And isn’t that the case in our world now? Doesn’t our work need to be balanced by rest? And especially by resting in God? Isn’t that what it means to “remember the Sabbath day, and keep it holy”? Aren’t we simply doing what God modeled for us in Genesis, when after creating our world, the Lord rested? And aren’t we simply doing what Jesus modeled for us in Mark Chapter 1, when he got up while it was still dark and went to a deserted place to pray? 

The “Great Enemy of the Spiritual Life In Our Day”

I have a book in my office called “The Ruthless Elimination of Hurry.” And in this book, the author shares the story of how the book got its name. It is from another Christian writer, Dallas Willard, who once said that “Hurry is the great enemy of spiritual life in our day.” If you want to be the person that God is calling you to be, Dallas Willard said that “you must ruthlessly eliminate hurry from your life.” Hurry is the great enemy of spiritual life in our day. Or as Corrie ten Boom put it, if the devil can’t make you sin, he’ll make you busy. Busy is good enough to the devil, because it doesn’t leave any time to worship or pray or rest in God. 

Back when my daughter was a teenager, she had lots of interesting quotes posted on her bedroom door. And one of those quotes said, “If you are too busy to worship, you are far busier than God intended you to be.” God intends for us to spend time in worship, and in prayer. We need this spiritual rest, just as we need physical rest. 

Rest So That … 

But it is also good to remember that we don’t worship, pray, and rest in God simply to rest. This spiritual rest also equips us to continue doing the work to which we are called. It helps us to proclaim the gospel, and serve people following the example of Jesus, and strive for justice and peace. Spiritual rest helps our spiritual work, just as physical rest helps our physical work. 

After Jesus spent time in the deserted place praying, he got up and got back to the mission. Spiritual rest leads to spiritual work, to serving and loving and proclaiming and striving for justice and peace. 

In today’s gospel reading, the deserted place that Jesus took the disciples to did not stay deserted for long. “Many saw them going and recognized them, and they hurried there on foot from all the towns.” So, what did Jesus do? Did he tell the crowds to leave, or did he go with his disciples to find a new and more deserted place? No, when he saw the crowd, Jesus “had compassion for them, because they were like sheep without a shepherd; and he began to teach them many things.” The rest led to the mission.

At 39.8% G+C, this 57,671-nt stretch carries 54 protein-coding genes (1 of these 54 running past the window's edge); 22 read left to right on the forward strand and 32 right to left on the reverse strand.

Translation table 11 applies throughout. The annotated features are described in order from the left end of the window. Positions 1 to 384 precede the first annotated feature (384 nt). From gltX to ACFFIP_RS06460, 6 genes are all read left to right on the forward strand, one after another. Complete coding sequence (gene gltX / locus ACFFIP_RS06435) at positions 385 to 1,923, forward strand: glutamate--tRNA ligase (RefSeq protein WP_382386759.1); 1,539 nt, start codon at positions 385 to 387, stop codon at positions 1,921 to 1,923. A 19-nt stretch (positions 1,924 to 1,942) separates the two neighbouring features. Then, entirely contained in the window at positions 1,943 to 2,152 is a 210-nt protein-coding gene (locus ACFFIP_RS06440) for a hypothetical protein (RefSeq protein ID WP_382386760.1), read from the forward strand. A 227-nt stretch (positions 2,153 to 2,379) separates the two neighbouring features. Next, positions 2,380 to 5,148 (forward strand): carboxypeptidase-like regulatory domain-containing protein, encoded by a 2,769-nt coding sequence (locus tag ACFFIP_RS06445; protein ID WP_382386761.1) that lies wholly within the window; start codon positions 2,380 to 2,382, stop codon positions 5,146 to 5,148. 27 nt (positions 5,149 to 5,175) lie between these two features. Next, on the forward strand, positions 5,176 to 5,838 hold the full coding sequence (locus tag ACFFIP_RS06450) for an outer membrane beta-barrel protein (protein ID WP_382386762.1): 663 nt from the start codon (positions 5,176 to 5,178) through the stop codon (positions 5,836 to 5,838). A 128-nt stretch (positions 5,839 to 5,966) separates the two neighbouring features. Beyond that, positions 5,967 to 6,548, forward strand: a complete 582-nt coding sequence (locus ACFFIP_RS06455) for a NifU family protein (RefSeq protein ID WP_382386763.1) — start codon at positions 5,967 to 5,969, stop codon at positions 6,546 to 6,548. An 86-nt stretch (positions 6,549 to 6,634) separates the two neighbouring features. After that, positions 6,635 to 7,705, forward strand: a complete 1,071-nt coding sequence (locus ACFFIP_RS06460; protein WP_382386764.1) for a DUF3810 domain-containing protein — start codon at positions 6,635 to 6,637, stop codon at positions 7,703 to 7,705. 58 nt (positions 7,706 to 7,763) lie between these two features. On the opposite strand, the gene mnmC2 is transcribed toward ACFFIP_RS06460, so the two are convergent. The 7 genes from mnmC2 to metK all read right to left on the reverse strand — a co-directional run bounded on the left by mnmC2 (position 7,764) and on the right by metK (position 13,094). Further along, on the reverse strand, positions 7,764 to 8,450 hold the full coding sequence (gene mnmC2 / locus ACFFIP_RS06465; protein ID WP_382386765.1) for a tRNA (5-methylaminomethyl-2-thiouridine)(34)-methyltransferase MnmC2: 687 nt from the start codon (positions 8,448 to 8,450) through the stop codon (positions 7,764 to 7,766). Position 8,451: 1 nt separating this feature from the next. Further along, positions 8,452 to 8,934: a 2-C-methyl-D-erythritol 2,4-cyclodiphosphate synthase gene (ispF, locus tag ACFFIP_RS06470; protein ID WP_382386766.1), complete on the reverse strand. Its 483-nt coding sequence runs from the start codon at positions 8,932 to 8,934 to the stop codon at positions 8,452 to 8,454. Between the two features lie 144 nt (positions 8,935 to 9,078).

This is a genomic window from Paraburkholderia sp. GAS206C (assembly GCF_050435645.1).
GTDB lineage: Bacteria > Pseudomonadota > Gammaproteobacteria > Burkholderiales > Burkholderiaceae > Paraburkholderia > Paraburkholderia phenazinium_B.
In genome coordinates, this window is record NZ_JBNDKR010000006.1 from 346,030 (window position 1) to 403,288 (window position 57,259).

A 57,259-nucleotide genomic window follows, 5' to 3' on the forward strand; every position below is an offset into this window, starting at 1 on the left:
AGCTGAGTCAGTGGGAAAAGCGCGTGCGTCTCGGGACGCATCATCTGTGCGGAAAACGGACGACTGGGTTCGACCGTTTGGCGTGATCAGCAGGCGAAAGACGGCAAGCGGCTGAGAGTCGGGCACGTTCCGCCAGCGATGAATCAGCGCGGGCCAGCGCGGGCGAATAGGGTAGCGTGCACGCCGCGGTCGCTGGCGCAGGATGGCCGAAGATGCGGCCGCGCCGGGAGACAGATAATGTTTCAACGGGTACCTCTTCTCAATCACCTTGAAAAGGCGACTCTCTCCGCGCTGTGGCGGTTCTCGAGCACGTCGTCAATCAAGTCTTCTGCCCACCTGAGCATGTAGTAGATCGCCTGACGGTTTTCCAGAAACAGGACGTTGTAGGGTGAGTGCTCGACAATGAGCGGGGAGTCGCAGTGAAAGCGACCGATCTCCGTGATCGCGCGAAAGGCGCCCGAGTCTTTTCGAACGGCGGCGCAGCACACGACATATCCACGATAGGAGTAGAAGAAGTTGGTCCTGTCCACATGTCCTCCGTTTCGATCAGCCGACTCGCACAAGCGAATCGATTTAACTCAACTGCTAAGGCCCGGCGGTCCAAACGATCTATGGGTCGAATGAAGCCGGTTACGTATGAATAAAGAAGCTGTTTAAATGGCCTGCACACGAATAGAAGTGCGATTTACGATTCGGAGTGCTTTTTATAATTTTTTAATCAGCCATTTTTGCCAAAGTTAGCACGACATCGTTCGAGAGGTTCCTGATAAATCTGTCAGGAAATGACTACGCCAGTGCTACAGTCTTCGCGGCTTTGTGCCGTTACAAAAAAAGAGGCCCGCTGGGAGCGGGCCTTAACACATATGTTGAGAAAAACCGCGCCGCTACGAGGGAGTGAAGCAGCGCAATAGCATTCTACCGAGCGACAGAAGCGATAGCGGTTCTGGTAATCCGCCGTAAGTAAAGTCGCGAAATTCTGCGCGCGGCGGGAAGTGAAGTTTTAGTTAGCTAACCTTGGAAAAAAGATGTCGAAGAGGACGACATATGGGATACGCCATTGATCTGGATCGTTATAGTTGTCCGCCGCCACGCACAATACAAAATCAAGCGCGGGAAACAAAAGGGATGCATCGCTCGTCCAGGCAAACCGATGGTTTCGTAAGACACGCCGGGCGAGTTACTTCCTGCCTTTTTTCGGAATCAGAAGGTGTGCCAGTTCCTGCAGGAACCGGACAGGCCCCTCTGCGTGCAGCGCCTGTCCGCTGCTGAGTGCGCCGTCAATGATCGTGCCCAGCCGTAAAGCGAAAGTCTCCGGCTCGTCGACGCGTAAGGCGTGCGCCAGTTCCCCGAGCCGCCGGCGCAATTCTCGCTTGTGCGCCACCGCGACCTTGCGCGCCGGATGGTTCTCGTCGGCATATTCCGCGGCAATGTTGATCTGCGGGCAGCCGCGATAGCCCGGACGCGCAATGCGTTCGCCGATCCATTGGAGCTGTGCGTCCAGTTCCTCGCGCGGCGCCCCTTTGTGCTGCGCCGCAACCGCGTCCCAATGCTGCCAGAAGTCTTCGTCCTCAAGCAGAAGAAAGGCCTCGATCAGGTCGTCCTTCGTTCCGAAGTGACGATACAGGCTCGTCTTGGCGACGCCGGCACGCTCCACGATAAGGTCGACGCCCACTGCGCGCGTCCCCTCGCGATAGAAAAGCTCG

Which Is More Important?

Which might raise the question of which is more important, or which should be done next. Rest, or work? And I love the answer I once came across, using the analogy of breathing. Which is more important, breathing in or breathing out? It all depends on which one you did last!

If you have been spending lots of time doing ministry, then it is probably more important to take time to go to a deserted place, or at least a relatively quiet and solitary place, and rest a while in God’s presence. On the other hand, if you have been spending time in prayer and worship, resting in God’s presence, then it is probably more important now for you to do ministry. Which is more important depends on which you have been doing more of lately. There is rhythm to the Christian life that Jesus himself models for us, and that today’s Gospel reading illustrates very well.

All Who Are Weary …

Of course, if I am going to talk about spiritual rest, I can’t help but share my favorite gospel verse, from Matthew 11, when Jesus says:

Come to me, all you that are weary and are carrying heavy burdens, and I will give you rest. Take my yoke upon you, and learn from me; for I am gentle and humble in heart, and you will find rest for your souls.

Matthew 11:28-29

Rest for our weary souls is what Jesus offers to us all. And we all need that rest. We all carry heavy burdens at times. We all find ourselves weary at times. If this is one of those times for you, then hear Jesus’ words today and come to him. Cast your burdens at his feet. Entrust him with what is troubling you. Come to him, all who are weary and are carrying heavy burdens, and find rest for your souls.

And then, of course, go. Go and be his hands, his feet, his ears, and his voice. Go in his name to feed the hungry and care for the sick, to comfort the despairing, and share the good news of his love for us all.

Come, and then go. Breathe in, and breathe out. Worship and pray, then love, serve and proclaim. Both are important to the Christian life. Both are commanded by Jesus himself. And which is more important simply depends on which you did last. 

May all you who are weary come to Jesus, and find rest for your souls. And may all you who are rested, go out into the world to continue his mission on this earth. All to the glory of God. Amen

4 thoughts on “Resting with Jesus: My Sermon on Mark 6:30-34